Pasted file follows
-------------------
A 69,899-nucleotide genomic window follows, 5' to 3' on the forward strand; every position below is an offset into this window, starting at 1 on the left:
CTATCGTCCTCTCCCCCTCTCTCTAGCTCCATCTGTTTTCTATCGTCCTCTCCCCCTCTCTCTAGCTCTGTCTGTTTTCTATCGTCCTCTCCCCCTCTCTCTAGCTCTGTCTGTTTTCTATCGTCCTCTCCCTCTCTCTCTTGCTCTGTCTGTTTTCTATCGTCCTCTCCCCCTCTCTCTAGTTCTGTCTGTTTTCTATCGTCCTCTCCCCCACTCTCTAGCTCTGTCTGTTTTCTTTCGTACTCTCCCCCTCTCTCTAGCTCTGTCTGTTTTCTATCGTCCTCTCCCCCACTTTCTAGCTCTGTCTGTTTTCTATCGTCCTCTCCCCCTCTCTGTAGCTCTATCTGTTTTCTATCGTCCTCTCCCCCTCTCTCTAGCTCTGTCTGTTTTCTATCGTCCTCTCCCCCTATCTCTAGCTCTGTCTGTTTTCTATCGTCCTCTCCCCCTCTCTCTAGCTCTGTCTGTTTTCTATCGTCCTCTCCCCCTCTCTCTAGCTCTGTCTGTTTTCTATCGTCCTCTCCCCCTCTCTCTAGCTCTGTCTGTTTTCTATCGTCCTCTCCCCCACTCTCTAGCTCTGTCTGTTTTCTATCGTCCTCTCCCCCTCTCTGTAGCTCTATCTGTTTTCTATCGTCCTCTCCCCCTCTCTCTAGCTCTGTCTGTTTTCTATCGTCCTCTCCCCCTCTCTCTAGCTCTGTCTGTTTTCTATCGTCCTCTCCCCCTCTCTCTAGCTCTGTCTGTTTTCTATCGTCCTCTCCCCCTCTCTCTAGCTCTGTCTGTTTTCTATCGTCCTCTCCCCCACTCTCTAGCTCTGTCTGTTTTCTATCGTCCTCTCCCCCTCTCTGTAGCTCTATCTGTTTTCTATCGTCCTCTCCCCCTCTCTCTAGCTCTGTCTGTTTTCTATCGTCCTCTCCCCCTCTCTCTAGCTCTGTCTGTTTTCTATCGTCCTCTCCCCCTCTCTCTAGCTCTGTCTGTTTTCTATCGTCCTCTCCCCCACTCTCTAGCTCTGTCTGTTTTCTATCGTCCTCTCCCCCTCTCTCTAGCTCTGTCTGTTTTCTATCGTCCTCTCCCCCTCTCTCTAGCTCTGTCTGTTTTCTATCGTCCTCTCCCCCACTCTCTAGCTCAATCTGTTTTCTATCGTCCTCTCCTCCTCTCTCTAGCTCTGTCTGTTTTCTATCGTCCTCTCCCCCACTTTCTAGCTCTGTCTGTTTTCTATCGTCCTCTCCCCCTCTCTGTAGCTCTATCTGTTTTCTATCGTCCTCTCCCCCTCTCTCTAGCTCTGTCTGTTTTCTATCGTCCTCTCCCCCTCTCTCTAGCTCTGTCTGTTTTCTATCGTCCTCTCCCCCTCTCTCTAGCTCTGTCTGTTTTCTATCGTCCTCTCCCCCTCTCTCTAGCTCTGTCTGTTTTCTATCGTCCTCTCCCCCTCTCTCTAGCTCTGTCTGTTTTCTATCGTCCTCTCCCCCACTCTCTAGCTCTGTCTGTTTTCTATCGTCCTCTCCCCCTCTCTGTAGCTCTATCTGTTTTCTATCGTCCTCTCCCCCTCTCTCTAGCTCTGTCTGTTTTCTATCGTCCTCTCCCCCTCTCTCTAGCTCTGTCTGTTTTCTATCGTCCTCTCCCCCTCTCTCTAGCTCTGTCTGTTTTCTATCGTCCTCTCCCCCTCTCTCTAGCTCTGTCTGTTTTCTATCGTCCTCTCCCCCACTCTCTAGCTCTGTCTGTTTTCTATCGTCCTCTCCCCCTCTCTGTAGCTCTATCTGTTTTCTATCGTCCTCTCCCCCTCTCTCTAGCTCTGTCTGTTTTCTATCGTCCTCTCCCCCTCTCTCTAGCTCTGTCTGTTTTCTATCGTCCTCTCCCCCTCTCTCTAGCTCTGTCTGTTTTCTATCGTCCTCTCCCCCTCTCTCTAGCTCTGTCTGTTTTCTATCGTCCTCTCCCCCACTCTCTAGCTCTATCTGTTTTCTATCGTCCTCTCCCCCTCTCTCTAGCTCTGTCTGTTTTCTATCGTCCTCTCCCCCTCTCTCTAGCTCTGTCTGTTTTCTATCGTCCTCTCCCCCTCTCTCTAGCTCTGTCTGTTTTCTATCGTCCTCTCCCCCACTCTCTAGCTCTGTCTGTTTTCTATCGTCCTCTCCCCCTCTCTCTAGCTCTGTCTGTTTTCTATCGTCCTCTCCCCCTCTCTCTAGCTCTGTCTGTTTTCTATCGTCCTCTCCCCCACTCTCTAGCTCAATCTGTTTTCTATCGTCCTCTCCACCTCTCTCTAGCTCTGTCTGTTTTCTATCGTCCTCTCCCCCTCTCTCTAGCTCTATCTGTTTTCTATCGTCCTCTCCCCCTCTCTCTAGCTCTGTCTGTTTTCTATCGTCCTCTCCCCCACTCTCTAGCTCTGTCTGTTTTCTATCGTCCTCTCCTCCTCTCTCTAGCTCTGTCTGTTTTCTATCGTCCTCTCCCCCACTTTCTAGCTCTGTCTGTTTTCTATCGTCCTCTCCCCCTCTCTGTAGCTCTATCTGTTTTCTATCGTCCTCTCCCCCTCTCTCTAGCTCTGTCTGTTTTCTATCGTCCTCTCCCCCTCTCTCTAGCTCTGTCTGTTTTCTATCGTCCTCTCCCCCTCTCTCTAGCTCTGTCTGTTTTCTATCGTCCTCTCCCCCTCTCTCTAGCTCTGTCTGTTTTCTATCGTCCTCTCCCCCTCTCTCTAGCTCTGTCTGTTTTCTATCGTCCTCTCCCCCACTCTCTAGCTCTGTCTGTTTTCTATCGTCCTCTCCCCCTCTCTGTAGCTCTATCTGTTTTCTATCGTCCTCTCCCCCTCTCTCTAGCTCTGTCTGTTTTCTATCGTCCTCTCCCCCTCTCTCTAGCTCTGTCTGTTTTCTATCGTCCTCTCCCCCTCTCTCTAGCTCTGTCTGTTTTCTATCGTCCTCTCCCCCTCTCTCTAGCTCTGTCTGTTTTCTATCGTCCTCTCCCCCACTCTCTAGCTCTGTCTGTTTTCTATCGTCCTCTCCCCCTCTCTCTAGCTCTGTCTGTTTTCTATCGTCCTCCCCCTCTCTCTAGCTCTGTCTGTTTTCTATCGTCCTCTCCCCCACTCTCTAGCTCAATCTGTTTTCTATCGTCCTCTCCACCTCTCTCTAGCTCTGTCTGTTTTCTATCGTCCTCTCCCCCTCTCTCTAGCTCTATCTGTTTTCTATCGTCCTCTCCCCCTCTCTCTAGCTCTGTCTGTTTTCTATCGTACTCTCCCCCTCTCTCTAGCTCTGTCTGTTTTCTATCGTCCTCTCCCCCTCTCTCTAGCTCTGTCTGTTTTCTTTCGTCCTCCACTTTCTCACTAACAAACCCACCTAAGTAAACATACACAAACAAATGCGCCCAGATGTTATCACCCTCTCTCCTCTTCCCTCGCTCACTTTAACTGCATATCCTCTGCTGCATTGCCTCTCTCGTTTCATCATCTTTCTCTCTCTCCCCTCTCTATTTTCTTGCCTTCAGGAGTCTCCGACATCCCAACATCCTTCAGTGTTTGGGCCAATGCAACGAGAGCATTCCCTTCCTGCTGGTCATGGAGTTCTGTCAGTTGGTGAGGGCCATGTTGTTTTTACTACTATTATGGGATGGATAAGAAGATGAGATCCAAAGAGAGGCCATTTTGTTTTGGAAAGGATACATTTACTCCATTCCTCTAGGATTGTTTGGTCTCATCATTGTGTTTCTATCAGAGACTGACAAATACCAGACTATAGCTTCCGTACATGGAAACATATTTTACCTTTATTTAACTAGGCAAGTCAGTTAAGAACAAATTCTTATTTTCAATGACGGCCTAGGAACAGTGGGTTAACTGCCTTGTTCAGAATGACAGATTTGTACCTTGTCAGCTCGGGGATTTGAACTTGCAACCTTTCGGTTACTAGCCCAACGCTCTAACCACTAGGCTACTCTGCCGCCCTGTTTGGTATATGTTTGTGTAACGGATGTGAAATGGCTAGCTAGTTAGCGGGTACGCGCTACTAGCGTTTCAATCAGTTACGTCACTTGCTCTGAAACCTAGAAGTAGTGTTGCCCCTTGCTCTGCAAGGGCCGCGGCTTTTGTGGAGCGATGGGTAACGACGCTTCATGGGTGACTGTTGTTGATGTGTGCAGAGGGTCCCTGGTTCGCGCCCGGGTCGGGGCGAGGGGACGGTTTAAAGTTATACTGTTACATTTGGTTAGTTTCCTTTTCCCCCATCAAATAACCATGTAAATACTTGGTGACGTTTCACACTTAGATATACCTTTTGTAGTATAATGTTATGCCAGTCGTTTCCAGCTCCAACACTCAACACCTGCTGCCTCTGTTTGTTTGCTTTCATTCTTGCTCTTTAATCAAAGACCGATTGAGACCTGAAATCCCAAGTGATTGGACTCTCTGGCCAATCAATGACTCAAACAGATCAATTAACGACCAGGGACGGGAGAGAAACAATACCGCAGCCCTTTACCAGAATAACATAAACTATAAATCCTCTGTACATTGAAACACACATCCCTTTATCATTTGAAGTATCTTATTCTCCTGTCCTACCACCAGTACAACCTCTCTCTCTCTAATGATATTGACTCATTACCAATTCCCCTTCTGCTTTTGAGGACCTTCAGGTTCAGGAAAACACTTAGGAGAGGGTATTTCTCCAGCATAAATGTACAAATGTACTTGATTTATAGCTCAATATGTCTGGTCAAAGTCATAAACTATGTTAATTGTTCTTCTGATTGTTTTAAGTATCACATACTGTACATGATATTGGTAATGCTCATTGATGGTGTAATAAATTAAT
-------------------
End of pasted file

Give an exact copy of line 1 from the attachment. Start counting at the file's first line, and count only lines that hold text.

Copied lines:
A 69,899-nucleotide genomic window follows, 5' to 3' on the forward strand; every position below is an offset into this window, starting at 1 on the left: